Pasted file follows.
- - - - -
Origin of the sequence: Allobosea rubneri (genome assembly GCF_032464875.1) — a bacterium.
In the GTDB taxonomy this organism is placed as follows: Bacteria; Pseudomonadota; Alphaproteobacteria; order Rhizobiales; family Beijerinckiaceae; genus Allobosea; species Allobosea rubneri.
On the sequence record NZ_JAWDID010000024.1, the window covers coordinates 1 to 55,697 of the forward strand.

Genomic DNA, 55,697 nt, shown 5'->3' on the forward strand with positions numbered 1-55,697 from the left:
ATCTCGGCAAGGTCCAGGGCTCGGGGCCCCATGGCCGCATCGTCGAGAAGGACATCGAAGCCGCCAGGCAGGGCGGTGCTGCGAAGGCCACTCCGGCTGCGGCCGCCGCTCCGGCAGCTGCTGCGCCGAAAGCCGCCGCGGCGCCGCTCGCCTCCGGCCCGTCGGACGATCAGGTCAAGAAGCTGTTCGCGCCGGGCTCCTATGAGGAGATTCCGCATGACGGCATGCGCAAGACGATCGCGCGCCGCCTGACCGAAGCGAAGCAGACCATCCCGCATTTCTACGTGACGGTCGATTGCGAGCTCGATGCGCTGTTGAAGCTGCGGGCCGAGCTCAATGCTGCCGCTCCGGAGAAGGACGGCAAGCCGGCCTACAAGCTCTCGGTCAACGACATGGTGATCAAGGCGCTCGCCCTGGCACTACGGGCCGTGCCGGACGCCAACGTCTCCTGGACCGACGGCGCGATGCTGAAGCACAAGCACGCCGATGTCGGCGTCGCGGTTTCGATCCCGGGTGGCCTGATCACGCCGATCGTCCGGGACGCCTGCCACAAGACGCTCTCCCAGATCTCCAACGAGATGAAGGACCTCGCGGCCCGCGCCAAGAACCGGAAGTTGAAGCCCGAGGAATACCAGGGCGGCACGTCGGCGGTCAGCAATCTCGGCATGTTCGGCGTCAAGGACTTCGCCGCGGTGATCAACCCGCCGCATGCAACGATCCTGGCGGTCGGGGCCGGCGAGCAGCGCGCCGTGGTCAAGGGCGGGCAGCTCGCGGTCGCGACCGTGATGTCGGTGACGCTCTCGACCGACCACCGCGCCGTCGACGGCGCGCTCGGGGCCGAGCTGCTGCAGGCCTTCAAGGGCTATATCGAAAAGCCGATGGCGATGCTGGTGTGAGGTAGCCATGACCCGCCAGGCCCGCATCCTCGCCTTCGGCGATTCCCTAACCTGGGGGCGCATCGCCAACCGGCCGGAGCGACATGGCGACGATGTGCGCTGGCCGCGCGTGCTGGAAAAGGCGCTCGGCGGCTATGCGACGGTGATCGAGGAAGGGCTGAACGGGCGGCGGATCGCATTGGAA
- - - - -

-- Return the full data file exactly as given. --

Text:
Origin of the sequence: Allobosea rubneri (genome assembly GCF_032464875.1) — a bacterium.
In the GTDB taxonomy this organism is placed as follows: Bacteria; Pseudomonadota; Alphaproteobacteria; order Rhizobiales; family Beijerinckiaceae; genus Allobosea; species Allobosea rubneri.
On the sequence record NZ_JAWDID010000024.1, the window covers coordinates 1 to 55,697 of the forward strand.

Genomic DNA, 55,697 nt, shown 5'->3' on the forward strand with positions numbered 1-55,697 from the left:
ATCTCGGCAAGGTCCAGGGCTCGGGGCCCCATGGCCGCATCGTCGAGAAGGACATCGAAGCCGCCAGGCAGGGCGGTGCTGCGAAGGCCACTCCGGCTGCGGCCGCCGCTCCGGCAGCTGCTGCGCCGAAAGCCGCCGCGGCGCCGCTCGCCTCCGGCCCGTCGGACGATCAGGTCAAGAAGCTGTTCGCGCCGGGCTCCTATGAGGAGATTCCGCATGACGGCATGCGCAAGACGATCGCGCGCCGCCTGACCGAAGCGAAGCAGACCATCCCGCATTTCTACGTGACGGTCGATTGCGAGCTCGATGCGCTGTTGAAGCTGCGGGCCGAGCTCAATGCTGCCGCTCCGGAGAAGGACGGCAAGCCGGCCTACAAGCTCTCGGTCAACGACATGGTGATCAAGGCGCTCGCCCTGGCACTACGGGCCGTGCCGGACGCCAACGTCTCCTGGACCGACGGCGCGATGCTGAAGCACAAGCACGCCGATGTCGGCGTCGCGGTTTCGATCCCGGGTGGCCTGATCACGCCGATCGTCCGGGACGCCTGCCACAAGACGCTCTCCCAGATCTCCAACGAGATGAAGGACCTCGCGGCCCGCGCCAAGAACCGGAAGTTGAAGCCCGAGGAATACCAGGGCGGCACGTCGGCGGTCAGCAATCTCGGCATGTTCGGCGTCAAGGACTTCGCCGCGGTGATCAACCCGCCGCATGCAACGATCCTGGCGGTCGGGGCCGGCGAGCAGCGCGCCGTGGTCAAGGGCGGGCAGCTCGCGGTCGCGACCGTGATGTCGGTGACGCTCTCGACCGACCACCGCGCCGTCGACGGCGCGCTCGGGGCCGAGCTGCTGCAGGCCTTCAAGGGCTATATCGAAAAGCCGATGGCGATGCTGGTGTGAGGTAGCCATGACCCGCCAGGCCCGCATCCTCGCCTTCGGCGATTCCCTAACCTGGGGGCGCATCGCCAACCGGCCGGAGCGACATGGCGACGATGTGCGCTGGCCGCGCGTGCTGGAAAAGGCGCTCGGCGGCTATGCGACGGTGATCGAGGAAGGGCTGAACGGGCGGCGGATCGCATTGGAA